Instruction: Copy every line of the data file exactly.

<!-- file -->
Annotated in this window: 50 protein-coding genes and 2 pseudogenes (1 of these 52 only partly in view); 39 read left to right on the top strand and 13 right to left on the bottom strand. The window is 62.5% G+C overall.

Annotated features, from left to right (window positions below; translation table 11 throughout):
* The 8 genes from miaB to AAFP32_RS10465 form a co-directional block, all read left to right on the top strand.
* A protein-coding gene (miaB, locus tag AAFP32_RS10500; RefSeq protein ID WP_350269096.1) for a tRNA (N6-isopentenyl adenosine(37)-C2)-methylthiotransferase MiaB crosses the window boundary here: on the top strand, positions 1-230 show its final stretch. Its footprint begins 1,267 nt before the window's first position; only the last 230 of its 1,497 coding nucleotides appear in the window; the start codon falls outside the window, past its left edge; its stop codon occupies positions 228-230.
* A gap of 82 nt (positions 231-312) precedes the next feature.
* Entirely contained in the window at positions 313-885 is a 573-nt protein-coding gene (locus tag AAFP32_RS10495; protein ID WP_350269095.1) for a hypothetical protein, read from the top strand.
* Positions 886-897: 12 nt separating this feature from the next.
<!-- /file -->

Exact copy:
Annotated in this window: 50 protein-coding genes and 2 pseudogenes (1 of these 52 only partly in view); 39 read left to right on the top strand and 13 right to left on the bottom strand. The window is 62.5% G+C overall.

Annotated features, from left to right (window positions below; translation table 11 throughout):
* The 8 genes from miaB to AAFP32_RS10465 form a co-directional block, all read left to right on the top strand.
* A protein-coding gene (miaB, locus tag AAFP32_RS10500; RefSeq protein ID WP_350269096.1) for a tRNA (N6-isopentenyl adenosine(37)-C2)-methylthiotransferase MiaB crosses the window boundary here: on the top strand, positions 1-230 show its final stretch. Its footprint begins 1,267 nt before the window's first position; only the last 230 of its 1,497 coding nucleotides appear in the window; the start codon falls outside the window, past its left edge; its stop codon occupies positions 228-230.
* A gap of 82 nt (positions 231-312) precedes the next feature.
* Entirely contained in the window at positions 313-885 is a 573-nt protein-coding gene (locus tag AAFP32_RS10495; protein ID WP_350269095.1) for a hypothetical protein, read from the top strand.
* Positions 886-897: 12 nt separating this feature from the next.